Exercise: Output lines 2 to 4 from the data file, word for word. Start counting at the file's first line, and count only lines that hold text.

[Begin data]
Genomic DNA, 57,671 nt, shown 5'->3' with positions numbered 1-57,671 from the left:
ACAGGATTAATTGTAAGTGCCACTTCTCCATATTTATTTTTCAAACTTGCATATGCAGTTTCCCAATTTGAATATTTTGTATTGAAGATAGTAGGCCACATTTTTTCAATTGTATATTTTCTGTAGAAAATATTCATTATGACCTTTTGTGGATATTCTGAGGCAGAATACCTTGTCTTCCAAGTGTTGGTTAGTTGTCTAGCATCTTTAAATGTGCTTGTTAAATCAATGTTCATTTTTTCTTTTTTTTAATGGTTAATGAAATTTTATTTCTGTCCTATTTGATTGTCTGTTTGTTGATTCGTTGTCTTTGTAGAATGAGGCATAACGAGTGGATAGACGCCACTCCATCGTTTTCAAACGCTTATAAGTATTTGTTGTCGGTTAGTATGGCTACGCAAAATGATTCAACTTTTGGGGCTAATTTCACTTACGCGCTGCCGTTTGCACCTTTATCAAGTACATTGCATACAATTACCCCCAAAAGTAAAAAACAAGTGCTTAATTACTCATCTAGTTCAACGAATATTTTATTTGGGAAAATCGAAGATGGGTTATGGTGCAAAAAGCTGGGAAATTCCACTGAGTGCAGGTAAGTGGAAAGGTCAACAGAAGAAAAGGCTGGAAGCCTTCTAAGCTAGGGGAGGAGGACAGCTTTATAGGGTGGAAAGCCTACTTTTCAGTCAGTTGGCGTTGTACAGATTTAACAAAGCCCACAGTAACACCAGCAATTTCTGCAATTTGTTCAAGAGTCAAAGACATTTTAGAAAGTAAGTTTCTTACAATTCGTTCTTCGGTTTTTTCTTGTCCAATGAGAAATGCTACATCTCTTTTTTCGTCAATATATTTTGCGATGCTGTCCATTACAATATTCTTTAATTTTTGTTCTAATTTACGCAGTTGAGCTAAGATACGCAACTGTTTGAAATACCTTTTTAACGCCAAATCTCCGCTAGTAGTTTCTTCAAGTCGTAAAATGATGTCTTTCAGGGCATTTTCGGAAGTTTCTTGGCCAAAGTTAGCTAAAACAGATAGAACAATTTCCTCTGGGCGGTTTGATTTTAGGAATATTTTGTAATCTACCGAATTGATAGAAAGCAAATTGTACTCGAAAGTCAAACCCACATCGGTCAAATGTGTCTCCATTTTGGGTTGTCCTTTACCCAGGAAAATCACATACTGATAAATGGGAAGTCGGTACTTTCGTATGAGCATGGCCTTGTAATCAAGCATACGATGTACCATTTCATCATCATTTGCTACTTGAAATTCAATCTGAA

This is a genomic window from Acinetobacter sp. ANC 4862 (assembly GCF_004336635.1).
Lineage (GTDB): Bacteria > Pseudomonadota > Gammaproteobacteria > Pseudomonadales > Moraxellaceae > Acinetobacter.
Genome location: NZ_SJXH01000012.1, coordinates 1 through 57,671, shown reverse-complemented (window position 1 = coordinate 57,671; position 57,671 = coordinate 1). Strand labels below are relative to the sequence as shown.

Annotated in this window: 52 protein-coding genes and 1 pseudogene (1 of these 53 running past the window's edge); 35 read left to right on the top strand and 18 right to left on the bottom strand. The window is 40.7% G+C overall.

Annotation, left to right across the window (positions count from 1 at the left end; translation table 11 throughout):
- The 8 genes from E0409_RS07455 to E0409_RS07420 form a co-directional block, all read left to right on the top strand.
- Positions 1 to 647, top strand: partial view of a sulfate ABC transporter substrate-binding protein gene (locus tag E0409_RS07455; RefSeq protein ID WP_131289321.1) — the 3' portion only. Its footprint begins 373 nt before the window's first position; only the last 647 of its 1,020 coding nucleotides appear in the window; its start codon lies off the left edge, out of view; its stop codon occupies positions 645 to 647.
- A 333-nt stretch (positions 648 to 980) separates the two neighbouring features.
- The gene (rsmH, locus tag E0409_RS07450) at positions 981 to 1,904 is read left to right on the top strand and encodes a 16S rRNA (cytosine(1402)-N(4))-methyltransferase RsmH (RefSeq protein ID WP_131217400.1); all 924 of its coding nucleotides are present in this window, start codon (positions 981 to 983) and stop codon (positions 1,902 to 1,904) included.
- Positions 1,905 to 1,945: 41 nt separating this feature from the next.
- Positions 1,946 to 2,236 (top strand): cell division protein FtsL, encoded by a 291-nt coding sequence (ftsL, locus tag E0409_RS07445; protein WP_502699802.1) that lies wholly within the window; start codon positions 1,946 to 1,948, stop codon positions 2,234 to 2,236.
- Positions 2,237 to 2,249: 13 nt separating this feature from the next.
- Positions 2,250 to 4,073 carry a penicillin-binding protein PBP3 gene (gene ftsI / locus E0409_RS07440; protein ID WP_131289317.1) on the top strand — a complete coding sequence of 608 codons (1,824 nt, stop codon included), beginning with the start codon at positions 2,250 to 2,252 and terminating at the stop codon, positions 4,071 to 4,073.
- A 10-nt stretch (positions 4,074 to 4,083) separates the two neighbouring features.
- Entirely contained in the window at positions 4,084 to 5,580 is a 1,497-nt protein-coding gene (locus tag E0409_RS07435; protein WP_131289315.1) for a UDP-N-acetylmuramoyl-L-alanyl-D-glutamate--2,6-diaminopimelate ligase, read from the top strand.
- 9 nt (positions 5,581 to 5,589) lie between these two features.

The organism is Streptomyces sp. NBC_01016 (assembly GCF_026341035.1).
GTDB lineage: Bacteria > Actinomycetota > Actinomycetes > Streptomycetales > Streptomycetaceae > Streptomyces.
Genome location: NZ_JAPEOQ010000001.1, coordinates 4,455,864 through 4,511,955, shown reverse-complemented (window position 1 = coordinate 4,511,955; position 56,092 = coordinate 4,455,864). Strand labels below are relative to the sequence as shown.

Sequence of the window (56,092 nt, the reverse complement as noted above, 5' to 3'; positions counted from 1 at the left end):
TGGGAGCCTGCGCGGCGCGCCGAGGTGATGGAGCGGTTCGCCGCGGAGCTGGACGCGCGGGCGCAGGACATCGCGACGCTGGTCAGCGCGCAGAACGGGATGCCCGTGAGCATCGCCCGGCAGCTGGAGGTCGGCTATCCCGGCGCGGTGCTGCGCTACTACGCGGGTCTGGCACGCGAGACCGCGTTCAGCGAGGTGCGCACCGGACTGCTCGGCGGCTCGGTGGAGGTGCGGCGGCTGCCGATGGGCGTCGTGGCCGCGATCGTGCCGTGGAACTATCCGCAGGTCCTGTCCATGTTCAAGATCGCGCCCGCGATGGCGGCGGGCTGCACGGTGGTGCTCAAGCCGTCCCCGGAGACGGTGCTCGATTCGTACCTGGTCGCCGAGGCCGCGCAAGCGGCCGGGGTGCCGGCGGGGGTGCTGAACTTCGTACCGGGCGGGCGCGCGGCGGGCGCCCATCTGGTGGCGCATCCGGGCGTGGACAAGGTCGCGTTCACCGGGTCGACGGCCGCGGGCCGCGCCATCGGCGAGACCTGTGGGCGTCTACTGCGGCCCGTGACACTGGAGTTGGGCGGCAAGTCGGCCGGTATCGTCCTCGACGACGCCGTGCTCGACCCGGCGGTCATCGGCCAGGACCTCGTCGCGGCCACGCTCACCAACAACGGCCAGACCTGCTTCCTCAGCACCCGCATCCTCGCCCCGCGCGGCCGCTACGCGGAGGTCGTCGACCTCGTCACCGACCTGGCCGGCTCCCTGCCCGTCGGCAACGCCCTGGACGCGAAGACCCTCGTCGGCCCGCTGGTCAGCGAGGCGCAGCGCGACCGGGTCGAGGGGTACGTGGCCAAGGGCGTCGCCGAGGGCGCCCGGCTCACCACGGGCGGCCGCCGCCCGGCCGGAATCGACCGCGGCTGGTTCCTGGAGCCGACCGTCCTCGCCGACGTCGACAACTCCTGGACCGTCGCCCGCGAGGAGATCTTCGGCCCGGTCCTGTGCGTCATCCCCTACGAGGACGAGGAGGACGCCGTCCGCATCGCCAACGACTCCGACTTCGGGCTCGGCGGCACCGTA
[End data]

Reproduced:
ACAGGATTAATTGTAAGTGCCACTTCTCCATATTTATTTTTCAAACTTGCATATGCAGTTTCCCAATTTGAATATTTTGTATTGAAGATAGTAGGCCACATTTTTTCAATTGTATATTTTCTGTAGAAAATATTCATTATGACCTTTTGTGGATATTCTGAGGCAGAATACCTTGTCTTCCAAGTGTTGGTTAGTTGTCTAGCATCTTTAAATGTGCTTGTTAAATCAATGTTCATTTTTTCTTTTTTTTAATGGTTAATGAAATTTTATTTCTGTCCTATTTGATTGTCTGTTTGTTGATTCGTTGTCTTTGTAGAATGAGGCATAACGAGTGGATAGACGCCACTCCATCGTTTTCAAACGCTTATAAGTATTTGTTGTCGGTTAGTATGGCTACGCAAAATGATTCAACTTTTGGGGCTAATTTCACTTACGCGCTGCCGTTTGCACCTTTATCAAGTACATTGCATACAATTACCCCCAAAAGTAAAAAACAAGTGCTTAATTACTCATCTAGTTCAACGAATATTTTATTTGGGAAAATCGAAGATGGGTTATGGTGCAAAAAGCTGGGAAATTCCACTGAGTGCAGGTAAGTGGAAAGGTCAACAGAAGAAAAGGCTGGAAGCCTTCTAAGCTAGGGGAGGAGGACAGCTTTATAGGGTGGAAAGCCTACTTTTCAGTCAGTTGGCGTTGTACAGATTTAACAAAGCCCACAGTAACACCAGCAATTTCTGCAATTTGTTCAAGAGTCAAAGACATTTTAGAAAGTAAGTTTCTTACAATTCGTTCTTCGGTTTTTTCTTGTCCAATGAGAAATGCTACATCTCTTTTTTCGTCAATATATTTTGCGATGCTGTCCATTACAATATTCTTTAATTTTTGTTCTAATTTACGCAGTTGAGCTAAGATACGCAACTGTTTGAAATACCTTTTTAACGCCAAATCTCCGCTAGTAGTTTCTTCAAGTCGTAAAATGATGTCTTTCAGGGCATTTTCGGAAGTTTCTTGGCCAAAGTTAGCTAAAACAGATAGAACAATTTCCTCTGGGCGGTTTGATTTTAGGAATATTTTGTAATCTACCGAATTGATAGAAAGCAAATTGTACTCGAAAGTCAAACCCACATCGGTCAAATGTGTCTCCATTTTGGGTTGTCCTTTACCCAGGAAAATCACATACTGATAAATGGGAAGTCGGTACTTTCGTATGAGCATGGCCTTGTAATCAAGCATACGATGTACCATTTCATCATCATTTGCTACTTGAAATTCAATCTGAA

This is a genomic window from Acinetobacter sp. ANC 4862 (assembly GCF_004336635.1).
Lineage (GTDB): Bacteria > Pseudomonadota > Gammaproteobacteria > Pseudomonadales > Moraxellaceae > Acinetobacter.